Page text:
142nd APHA Annual Meeting and Exposition

Annual Meeting Recordings are now available for purchase

Effectiveness of Trauma-Informed Peace Education for Mental Health in Somali Refugees

142nd APHA Annual Meeting and Exposition (November 15 - November 19, 2014): http://www.apha.org/events-and-meetings/annual
Wednesday, November 19, 2014 : 10:30 AM - 10:42 AM

Hyojin Im, Ph.D. , School of Social Work, Virginia Commonwealth University, Richmond, VA
Violent social conflict provokes complex humanitarian emergencies including refugee situation. High prevalence of common mental disorders is common among refugees and yet mental health care and psychosocial support for them is meager during migration process. In fact, a majority of refugees are displaced in low-resource countries where mental health is often deprioritized and neglected. Moreover, ongoing ethnic/political conflicts transmitted from the home county tend to deteriorate social capital of the refugee community and exacerbate aftermaths of trauma.  The current study was developed to address such gaps in mental health and psychosocial support for Somali refugees in Nairobi, Kenya, by developing a culturally and contextually relevant intervention model that is grounded to the refugee community in a low-resource setting. The intervention, called Trauma-Informed Peace Education (TIPE), was based on psychoeducation focusing on impact of trauma, mental health symptoms and coping, combined with peace education involving basic conflict resolution and life skills. Total 250 young Somali refugees participated in the intervention and showed two sets of positive outcomes: 1) mental health symptom reduction in PTSD, Depression, and Somatic pains among individuals with moderate to severe symptoms at baseline; and 2) enhancement of sense of community, perceived social support, and competency in stress coping among participants with mild mental health symptoms. This research corroborates abundant needs for psychosocial and mental health support for urban refugees in low resource settings, while indicating the importance of culturally/contextually relevant intervention model that addresses complex needs of the community for mental health and peace-building.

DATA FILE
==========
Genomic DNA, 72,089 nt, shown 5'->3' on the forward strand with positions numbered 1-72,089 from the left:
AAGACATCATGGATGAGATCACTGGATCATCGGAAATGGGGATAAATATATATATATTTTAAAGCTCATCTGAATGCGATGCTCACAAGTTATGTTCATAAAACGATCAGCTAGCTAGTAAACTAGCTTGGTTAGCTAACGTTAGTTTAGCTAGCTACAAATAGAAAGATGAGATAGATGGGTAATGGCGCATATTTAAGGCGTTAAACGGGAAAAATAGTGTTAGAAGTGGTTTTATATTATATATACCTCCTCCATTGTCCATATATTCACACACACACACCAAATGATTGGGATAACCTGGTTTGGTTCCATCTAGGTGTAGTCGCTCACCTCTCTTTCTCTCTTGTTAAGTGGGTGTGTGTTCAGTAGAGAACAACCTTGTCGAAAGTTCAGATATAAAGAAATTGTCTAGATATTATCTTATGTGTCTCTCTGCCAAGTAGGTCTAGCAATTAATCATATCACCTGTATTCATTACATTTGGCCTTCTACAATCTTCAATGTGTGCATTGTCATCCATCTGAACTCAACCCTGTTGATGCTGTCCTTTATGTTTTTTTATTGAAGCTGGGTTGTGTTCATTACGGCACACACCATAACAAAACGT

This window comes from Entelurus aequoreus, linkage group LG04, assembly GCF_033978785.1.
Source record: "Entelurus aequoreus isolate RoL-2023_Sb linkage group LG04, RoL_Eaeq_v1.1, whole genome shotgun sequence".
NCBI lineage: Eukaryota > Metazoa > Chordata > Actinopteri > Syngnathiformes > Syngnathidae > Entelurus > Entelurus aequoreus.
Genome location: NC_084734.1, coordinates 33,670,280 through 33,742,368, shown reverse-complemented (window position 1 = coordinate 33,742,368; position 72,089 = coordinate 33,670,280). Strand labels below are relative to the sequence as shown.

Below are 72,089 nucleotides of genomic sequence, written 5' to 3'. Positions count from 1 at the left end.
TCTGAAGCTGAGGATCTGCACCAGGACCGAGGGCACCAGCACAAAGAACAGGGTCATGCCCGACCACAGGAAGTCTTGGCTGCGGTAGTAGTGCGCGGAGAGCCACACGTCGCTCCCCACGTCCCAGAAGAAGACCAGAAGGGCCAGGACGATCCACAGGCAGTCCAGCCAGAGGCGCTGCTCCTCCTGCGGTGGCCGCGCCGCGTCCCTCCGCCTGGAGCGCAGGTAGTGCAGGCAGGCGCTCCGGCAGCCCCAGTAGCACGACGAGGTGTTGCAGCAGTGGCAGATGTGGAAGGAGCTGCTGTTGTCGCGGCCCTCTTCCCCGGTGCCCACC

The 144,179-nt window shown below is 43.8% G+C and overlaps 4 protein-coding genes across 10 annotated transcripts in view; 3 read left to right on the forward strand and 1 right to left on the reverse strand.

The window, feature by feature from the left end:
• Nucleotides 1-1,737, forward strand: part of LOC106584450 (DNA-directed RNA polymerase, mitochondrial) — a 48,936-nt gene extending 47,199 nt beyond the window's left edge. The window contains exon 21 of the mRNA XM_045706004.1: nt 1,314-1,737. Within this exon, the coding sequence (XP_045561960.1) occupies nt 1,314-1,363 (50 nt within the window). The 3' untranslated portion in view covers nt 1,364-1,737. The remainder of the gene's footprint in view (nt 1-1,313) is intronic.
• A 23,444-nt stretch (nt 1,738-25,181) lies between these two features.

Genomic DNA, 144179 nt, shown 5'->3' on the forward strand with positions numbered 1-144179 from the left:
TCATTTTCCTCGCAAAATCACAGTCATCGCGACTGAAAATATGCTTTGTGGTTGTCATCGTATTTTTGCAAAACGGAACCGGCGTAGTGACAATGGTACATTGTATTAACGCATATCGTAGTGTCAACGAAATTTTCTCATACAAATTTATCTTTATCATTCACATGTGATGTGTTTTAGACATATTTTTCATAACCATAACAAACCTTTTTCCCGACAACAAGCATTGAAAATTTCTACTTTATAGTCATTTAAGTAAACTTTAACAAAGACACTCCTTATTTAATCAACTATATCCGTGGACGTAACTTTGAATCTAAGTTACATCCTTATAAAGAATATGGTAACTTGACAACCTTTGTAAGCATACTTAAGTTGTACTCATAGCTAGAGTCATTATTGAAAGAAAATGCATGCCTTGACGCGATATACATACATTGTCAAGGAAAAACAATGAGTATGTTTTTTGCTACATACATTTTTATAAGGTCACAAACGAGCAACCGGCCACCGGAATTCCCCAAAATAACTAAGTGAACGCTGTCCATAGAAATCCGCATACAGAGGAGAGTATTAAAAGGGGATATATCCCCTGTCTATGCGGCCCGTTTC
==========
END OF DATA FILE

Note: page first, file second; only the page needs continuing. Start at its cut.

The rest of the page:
Learning Areas:

Social and behavioral sciences

Learning Objectives:
Identify sociocultural contexts of refugee mental health and psychosocial support in urban LMIC settings. Discuss sustainable intervention models for mental health and psychosocial support to urban refugees in Kenya.

Keyword(s): Refugees, Mental Health

Presenting author's disclosure statement:

Qualified on the content I am responsible for because: I have been the principal or co-principal of a few projects whose funding sources include federal/state governments, community foundations, and international organizations. The projects were to improve refugee mental health and strengthen social support systems of various refugee communities, both local and international. I've conducted evaluation research on peace education program in Dadaab refugee camp, Kenya, and developed and provided culturally relevant psychoeducation to refugee community leaders, health workers, and youth leaders in Nairobi, Kenya.
Any relevant financial relationships? No

I agree to comply with the American Public Health Association Conflict of Interest and Commercial Support Guidelines, and to disclose to the participants any off-label or experimental uses of a commercial product or service discussed in my presentation.